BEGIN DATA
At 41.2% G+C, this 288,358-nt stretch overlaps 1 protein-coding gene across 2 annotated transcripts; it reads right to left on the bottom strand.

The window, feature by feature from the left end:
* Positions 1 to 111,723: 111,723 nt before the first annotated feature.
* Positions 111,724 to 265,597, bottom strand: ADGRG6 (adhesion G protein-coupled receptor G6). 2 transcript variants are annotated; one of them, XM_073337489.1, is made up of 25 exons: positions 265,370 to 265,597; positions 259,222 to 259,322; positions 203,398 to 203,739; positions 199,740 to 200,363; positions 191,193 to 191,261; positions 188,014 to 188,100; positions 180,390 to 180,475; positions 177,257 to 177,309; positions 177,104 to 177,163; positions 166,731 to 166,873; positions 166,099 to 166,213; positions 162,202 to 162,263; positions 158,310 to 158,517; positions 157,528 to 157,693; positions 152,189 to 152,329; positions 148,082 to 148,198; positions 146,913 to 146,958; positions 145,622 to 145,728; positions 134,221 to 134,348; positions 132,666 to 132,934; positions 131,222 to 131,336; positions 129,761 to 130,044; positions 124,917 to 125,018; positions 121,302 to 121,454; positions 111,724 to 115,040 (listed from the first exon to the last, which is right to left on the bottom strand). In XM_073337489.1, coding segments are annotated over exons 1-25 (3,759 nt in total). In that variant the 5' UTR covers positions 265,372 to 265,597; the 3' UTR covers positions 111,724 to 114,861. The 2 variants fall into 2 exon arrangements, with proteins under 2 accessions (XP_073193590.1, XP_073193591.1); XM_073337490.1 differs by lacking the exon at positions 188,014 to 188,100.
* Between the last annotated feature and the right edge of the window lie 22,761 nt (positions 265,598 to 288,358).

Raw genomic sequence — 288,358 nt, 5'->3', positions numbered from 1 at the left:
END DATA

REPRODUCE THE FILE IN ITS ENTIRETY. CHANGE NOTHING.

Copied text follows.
At 41.2% G+C, this 288,358-nt stretch overlaps 1 protein-coding gene across 2 annotated transcripts; it reads right to left on the bottom strand.

The window, feature by feature from the left end:
* Positions 1 to 111,723: 111,723 nt before the first annotated feature.
* Positions 111,724 to 265,597, bottom strand: ADGRG6 (adhesion G protein-coupled receptor G6). 2 transcript variants are annotated; one of them, XM_073337489.1, is made up of 25 exons: positions 265,370 to 265,597; positions 259,222 to 259,322; positions 203,398 to 203,739; positions 199,740 to 200,363; positions 191,193 to 191,261; positions 188,014 to 188,100; positions 180,390 to 180,475; positions 177,257 to 177,309; positions 177,104 to 177,163; positions 166,731 to 166,873; positions 166,099 to 166,213; positions 162,202 to 162,263; positions 158,310 to 158,517; positions 157,528 to 157,693; positions 152,189 to 152,329; positions 148,082 to 148,198; positions 146,913 to 146,958; positions 145,622 to 145,728; positions 134,221 to 134,348; positions 132,666 to 132,934; positions 131,222 to 131,336; positions 129,761 to 130,044; positions 124,917 to 125,018; positions 121,302 to 121,454; positions 111,724 to 115,040 (listed from the first exon to the last, which is right to left on the bottom strand). In XM_073337489.1, coding segments are annotated over exons 1-25 (3,759 nt in total). In that variant the 5' UTR covers positions 265,372 to 265,597; the 3' UTR covers positions 111,724 to 114,861. The 2 variants fall into 2 exon arrangements, with proteins under 2 accessions (XP_073193590.1, XP_073193591.1); XM_073337490.1 differs by lacking the exon at positions 188,014 to 188,100.
* Between the last annotated feature and the right edge of the window lie 22,761 nt (positions 265,598 to 288,358).

Raw genomic sequence — 288,358 nt, 5'->3', positions numbered from 1 at the left: